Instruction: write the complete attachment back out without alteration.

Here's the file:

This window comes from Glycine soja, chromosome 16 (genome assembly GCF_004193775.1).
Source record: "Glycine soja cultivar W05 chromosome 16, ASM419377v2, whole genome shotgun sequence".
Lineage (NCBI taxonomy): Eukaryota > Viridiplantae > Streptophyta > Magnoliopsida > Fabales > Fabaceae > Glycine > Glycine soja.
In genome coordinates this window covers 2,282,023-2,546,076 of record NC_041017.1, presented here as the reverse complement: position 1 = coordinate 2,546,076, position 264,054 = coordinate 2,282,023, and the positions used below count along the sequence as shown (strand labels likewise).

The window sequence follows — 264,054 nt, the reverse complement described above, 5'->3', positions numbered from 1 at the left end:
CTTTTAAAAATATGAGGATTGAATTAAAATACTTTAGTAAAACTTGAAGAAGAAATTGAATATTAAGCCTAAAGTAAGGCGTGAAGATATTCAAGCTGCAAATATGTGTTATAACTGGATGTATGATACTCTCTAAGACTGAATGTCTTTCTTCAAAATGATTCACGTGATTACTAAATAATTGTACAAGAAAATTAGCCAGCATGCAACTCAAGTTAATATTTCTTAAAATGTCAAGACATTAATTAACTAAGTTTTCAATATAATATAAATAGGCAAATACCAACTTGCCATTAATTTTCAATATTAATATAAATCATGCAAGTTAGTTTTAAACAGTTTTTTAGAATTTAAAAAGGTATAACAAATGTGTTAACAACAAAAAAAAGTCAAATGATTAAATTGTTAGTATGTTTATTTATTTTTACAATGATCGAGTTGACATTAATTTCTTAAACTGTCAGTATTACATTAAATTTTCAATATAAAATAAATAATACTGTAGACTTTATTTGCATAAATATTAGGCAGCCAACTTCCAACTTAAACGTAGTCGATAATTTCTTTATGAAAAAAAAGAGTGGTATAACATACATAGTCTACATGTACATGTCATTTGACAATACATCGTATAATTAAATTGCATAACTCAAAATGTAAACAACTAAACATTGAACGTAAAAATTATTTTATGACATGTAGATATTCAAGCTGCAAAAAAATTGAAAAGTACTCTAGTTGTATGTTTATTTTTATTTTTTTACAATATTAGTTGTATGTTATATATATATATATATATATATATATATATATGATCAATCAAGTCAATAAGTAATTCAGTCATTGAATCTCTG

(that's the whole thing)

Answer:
This window comes from Glycine soja, chromosome 16 (genome assembly GCF_004193775.1).
Source record: "Glycine soja cultivar W05 chromosome 16, ASM419377v2, whole genome shotgun sequence".
Lineage (NCBI taxonomy): Eukaryota > Viridiplantae > Streptophyta > Magnoliopsida > Fabales > Fabaceae > Glycine > Glycine soja.
In genome coordinates this window covers 2,282,023-2,546,076 of record NC_041017.1, presented here as the reverse complement: position 1 = coordinate 2,546,076, position 264,054 = coordinate 2,282,023, and the positions used below count along the sequence as shown (strand labels likewise).

The window sequence follows — 264,054 nt, the reverse complement described above, 5'->3', positions numbered from 1 at the left end:
CTTTTAAAAATATGAGGATTGAATTAAAATACTTTAGTAAAACTTGAAGAAGAAATTGAATATTAAGCCTAAAGTAAGGCGTGAAGATATTCAAGCTGCAAATATGTGTTATAACTGGATGTATGATACTCTCTAAGACTGAATGTCTTTCTTCAAAATGATTCACGTGATTACTAAATAATTGTACAAGAAAATTAGCCAGCATGCAACTCAAGTTAATATTTCTTAAAATGTCAAGACATTAATTAACTAAGTTTTCAATATAATATAAATAGGCAAATACCAACTTGCCATTAATTTTCAATATTAATATAAATCATGCAAGTTAGTTTTAAACAGTTTTTTAGAATTTAAAAAGGTATAACAAATGTGTTAACAACAAAAAAAAGTCAAATGATTAAATTGTTAGTATGTTTATTTATTTTTACAATGATCGAGTTGACATTAATTTCTTAAACTGTCAGTATTACATTAAATTTTCAATATAAAATAAATAATACTGTAGACTTTATTTGCATAAATATTAGGCAGCCAACTTCCAACTTAAACGTAGTCGATAATTTCTTTATGAAAAAAAAGAGTGGTATAACATACATAGTCTACATGTACATGTCATTTGACAATACATCGTATAATTAAATTGCATAACTCAAAATGTAAACAACTAAACATTGAACGTAAAAATTATTTTATGACATGTAGATATTCAAGCTGCAAAAAAATTGAAAAGTACTCTAGTTGTATGTTTATTTTTATTTTTTTACAATATTAGTTGTATGTTATATATATATATATATATATATATATATATATGATCAATCAAGTCAATAAGTAATTCAGTCATTGAATCTCTG